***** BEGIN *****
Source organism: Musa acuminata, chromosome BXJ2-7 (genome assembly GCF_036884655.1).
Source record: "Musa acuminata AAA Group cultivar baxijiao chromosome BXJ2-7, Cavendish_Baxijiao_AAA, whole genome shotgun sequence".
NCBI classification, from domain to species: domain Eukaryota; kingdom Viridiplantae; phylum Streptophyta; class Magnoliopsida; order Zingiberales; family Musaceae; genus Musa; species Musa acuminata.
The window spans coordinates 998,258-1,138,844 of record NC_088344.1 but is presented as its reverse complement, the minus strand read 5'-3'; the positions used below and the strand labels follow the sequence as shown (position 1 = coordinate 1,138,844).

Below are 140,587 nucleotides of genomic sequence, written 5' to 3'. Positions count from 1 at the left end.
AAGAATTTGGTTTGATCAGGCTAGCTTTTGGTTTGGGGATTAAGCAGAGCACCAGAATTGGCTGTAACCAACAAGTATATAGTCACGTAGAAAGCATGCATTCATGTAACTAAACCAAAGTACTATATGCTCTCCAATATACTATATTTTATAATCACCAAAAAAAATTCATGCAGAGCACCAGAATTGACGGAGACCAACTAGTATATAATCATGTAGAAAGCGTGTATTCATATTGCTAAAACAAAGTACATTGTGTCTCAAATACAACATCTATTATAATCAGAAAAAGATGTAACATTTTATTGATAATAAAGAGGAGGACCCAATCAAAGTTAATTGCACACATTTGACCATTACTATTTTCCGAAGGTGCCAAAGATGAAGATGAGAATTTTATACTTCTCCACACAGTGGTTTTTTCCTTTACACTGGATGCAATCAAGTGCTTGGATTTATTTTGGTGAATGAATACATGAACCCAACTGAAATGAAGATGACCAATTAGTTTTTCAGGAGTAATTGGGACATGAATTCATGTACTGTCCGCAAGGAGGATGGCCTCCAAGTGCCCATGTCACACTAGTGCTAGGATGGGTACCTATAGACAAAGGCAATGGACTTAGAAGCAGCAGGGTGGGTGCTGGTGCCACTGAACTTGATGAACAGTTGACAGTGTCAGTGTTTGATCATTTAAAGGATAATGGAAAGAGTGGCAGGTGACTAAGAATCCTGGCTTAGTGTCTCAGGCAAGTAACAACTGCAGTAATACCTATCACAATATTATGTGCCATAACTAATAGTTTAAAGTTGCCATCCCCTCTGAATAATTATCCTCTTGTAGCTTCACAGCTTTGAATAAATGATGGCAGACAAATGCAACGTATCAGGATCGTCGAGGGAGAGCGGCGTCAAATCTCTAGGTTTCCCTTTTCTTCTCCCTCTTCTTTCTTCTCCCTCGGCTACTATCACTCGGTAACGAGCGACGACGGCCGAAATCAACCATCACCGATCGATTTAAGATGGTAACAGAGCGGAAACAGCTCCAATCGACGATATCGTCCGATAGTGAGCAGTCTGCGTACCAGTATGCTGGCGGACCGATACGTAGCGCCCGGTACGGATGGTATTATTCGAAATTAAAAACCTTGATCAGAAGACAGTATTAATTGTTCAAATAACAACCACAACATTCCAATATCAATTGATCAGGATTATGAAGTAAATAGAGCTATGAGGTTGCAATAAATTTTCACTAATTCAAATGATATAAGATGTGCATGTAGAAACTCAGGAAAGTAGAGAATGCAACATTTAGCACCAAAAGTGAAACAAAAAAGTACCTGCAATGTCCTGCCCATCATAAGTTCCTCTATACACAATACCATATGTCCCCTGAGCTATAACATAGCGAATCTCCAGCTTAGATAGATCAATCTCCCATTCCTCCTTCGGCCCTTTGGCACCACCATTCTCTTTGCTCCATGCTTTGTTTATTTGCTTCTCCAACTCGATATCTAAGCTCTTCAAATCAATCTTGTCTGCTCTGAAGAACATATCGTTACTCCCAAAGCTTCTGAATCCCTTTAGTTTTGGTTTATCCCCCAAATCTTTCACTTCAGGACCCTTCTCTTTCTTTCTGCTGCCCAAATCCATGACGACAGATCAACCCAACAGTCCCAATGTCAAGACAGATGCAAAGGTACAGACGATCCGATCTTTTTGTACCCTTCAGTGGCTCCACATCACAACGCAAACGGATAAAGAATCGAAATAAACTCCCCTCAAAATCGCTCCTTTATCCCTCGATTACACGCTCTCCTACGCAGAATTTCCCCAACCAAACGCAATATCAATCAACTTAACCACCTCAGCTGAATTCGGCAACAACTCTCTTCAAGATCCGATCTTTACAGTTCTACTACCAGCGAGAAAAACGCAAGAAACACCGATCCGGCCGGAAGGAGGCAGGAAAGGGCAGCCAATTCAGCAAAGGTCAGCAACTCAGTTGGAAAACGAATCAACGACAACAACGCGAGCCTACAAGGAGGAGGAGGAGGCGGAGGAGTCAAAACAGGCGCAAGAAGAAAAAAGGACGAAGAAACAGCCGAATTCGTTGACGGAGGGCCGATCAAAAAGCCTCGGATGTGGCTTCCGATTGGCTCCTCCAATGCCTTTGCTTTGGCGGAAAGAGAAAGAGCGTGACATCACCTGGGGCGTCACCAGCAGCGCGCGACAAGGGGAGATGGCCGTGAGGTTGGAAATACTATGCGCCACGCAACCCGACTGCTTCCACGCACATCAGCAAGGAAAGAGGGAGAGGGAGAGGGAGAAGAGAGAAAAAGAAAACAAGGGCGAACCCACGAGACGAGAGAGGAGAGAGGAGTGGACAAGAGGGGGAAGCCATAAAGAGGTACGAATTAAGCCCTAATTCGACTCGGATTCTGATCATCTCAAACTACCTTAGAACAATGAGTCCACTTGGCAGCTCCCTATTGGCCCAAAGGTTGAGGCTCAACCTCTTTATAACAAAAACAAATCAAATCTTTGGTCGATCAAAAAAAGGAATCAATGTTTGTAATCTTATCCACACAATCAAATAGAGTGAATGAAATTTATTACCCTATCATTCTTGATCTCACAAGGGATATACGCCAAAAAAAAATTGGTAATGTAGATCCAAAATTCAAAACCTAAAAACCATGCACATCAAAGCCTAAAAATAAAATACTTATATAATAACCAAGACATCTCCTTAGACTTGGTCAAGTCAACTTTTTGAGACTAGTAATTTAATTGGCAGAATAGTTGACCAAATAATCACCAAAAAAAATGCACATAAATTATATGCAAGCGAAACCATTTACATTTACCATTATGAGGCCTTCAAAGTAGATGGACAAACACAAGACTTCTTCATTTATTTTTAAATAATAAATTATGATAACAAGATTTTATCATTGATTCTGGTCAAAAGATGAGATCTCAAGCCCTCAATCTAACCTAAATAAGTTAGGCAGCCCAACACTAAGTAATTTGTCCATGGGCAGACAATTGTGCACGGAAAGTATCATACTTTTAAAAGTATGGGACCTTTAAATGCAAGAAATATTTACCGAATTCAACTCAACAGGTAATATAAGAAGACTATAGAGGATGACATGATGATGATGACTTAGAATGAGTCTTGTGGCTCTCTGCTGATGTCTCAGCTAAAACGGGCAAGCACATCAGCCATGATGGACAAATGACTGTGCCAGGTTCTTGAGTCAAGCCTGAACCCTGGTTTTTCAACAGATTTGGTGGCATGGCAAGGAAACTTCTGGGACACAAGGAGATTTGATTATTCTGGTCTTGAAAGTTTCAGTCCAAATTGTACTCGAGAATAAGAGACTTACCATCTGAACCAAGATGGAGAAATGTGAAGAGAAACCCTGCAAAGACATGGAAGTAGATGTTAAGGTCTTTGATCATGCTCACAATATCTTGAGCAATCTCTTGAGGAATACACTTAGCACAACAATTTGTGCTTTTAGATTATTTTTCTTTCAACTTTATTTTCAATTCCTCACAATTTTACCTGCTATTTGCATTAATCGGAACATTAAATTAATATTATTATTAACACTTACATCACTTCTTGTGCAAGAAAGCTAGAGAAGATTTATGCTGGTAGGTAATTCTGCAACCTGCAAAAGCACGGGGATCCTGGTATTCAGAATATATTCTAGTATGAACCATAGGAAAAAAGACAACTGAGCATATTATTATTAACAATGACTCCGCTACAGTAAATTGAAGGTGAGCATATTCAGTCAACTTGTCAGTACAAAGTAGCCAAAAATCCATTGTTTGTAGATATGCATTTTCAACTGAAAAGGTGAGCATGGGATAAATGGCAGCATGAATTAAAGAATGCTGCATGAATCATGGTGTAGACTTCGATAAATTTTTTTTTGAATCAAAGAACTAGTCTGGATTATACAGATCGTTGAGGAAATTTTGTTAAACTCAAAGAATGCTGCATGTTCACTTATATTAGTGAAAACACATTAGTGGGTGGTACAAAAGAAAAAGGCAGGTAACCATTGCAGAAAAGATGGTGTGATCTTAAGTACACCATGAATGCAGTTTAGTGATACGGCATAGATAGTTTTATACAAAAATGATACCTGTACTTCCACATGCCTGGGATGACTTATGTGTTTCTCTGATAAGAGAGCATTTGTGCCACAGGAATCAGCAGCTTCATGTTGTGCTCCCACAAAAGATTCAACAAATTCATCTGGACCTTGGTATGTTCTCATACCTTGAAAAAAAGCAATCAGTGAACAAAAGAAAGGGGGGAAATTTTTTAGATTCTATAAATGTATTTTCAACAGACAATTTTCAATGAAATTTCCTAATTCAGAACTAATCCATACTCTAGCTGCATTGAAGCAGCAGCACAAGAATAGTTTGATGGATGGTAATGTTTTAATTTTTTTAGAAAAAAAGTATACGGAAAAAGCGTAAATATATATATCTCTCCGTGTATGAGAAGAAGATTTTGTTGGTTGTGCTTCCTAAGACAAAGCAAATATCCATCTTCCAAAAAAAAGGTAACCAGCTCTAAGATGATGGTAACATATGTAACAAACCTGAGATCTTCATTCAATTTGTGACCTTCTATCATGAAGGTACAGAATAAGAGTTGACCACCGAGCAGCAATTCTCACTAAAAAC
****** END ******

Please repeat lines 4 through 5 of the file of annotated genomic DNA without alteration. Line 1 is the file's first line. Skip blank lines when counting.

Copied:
The window spans coordinates 998,258-1,138,844 of record NC_088344.1 but is presented as its reverse complement, the minus strand read 5'-3'; the positions used below and the strand labels follow the sequence as shown (position 1 = coordinate 1,138,844).

Below are 140,587 nucleotides of genomic sequence, written 5' to 3'. Positions count from 1 at the left end.